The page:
Working with Beanstalk Queues

Queueing is a natural part of modern web applications. Without it, you will end up with a poor user experience due to unnecessary execution blocking leading to inadequate response times. In Laravel (which everyone is using, of course), one of the easiest providers to get going with queues is beanstalkd. You can set it up in 15 seconds on any linux distro – and away you go without any configuration necessary. However when you need to debug and investigate, it isn’t really clear how to proceed. As such, I wanted to quickly go over some tools that I’ve discovered which are very helpful.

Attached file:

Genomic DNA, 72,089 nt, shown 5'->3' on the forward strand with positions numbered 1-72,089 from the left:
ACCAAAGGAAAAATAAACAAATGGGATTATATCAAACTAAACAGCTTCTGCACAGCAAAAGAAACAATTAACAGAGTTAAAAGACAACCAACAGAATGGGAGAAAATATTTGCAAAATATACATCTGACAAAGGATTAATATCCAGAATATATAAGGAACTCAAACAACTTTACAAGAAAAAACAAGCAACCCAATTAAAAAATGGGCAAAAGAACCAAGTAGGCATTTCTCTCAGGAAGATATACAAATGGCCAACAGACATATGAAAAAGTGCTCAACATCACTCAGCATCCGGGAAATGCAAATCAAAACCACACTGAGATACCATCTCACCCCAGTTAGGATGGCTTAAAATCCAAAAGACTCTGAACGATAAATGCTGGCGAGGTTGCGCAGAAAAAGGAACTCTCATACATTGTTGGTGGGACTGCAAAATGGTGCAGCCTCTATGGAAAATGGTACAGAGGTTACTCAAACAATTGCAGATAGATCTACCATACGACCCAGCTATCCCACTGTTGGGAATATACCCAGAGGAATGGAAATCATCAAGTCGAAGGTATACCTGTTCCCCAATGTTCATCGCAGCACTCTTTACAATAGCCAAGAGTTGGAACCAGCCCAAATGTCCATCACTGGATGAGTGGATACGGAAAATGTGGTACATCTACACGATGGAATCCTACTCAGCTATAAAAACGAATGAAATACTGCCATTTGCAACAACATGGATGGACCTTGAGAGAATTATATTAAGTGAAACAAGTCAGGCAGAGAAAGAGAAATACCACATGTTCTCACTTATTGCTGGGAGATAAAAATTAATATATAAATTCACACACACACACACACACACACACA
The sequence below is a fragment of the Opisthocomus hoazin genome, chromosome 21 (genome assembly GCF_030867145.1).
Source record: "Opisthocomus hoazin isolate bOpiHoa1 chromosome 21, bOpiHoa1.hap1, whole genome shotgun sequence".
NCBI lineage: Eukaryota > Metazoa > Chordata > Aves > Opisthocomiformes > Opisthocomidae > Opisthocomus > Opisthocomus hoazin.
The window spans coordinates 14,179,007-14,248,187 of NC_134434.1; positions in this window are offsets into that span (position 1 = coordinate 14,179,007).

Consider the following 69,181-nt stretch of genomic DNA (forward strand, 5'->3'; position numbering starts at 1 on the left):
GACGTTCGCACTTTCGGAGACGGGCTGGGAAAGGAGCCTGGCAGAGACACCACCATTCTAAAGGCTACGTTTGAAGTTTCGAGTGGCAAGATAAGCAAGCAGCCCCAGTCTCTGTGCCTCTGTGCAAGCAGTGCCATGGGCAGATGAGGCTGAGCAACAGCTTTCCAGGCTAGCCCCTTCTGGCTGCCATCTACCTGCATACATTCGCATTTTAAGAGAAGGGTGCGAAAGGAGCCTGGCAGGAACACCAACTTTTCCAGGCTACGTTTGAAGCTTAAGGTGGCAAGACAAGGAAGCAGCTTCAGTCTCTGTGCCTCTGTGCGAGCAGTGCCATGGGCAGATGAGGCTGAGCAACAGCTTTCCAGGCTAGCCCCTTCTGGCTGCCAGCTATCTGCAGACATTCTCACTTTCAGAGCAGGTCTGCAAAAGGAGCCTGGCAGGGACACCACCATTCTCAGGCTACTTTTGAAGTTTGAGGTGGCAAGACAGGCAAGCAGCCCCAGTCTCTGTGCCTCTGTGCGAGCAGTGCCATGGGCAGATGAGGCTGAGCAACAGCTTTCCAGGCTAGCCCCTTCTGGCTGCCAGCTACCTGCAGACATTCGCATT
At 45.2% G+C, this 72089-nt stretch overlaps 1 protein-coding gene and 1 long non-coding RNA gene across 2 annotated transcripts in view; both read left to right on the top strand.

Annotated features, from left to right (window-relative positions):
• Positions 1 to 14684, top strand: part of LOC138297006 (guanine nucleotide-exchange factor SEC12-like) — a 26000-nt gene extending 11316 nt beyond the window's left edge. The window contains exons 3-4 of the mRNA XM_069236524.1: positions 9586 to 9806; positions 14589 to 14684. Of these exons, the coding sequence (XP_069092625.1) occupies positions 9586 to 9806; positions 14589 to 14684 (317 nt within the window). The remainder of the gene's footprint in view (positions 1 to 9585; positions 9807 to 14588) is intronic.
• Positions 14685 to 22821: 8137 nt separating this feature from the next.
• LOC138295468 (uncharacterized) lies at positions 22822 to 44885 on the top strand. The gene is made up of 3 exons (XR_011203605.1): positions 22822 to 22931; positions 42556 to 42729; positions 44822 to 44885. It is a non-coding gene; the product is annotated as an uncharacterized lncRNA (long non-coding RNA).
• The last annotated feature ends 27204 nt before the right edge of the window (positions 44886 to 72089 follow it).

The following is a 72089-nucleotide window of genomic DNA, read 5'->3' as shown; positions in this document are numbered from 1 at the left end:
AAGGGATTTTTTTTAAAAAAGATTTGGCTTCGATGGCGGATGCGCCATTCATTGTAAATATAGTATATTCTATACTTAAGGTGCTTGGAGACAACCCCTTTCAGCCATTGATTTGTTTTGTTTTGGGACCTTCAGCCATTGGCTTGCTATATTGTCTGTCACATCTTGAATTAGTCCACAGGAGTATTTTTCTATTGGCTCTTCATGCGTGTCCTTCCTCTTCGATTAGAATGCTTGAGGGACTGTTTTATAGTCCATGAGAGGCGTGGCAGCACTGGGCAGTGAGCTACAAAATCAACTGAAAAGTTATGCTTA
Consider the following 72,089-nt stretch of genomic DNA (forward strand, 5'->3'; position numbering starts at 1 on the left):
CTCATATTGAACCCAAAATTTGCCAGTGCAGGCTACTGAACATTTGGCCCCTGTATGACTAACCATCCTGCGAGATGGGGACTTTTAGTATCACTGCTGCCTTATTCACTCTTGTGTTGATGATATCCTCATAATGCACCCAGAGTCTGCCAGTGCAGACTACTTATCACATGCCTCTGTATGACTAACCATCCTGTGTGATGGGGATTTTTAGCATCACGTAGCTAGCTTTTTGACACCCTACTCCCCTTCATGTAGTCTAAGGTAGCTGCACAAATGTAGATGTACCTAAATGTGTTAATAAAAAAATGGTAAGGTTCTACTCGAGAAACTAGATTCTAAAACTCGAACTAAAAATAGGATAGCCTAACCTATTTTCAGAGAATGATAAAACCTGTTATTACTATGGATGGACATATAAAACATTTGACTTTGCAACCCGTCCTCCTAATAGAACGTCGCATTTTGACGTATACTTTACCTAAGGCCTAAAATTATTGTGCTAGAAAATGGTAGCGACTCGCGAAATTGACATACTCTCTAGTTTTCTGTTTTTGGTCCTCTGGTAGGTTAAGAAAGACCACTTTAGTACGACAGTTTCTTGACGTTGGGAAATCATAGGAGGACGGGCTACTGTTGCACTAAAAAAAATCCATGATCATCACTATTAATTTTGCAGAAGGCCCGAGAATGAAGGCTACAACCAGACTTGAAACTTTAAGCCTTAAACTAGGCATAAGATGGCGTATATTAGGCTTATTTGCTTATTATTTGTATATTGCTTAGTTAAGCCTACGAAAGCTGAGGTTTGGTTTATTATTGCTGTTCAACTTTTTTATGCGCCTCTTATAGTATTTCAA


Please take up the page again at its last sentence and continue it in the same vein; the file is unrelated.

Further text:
CLI based tube inspection

If all you have is a CLI, and you want a hassle-free way to check your tubes, I highly recommend beanstool. With no setup necessary, it will quickly give you all the info you need.

Web based tube inspector

If you need a GUI and/or more detail, then beanstalk console has you covered. It’s a very simple and lightweight PHP application which will give you plenty of info, and allow you to quickly and efficiently go through your tubes if they are clogged with several jobs.

Clear a queue in Laravel

This is perhaps the single most useful one. The scenario is that you have hundreds or thousands of faulty jobs stuck in your queue, and you want to quickly clear all of them. Amazingly, there is no trivial out-of-the-box way to do that, so I’ve come up with the following Laravel Command to get that job done.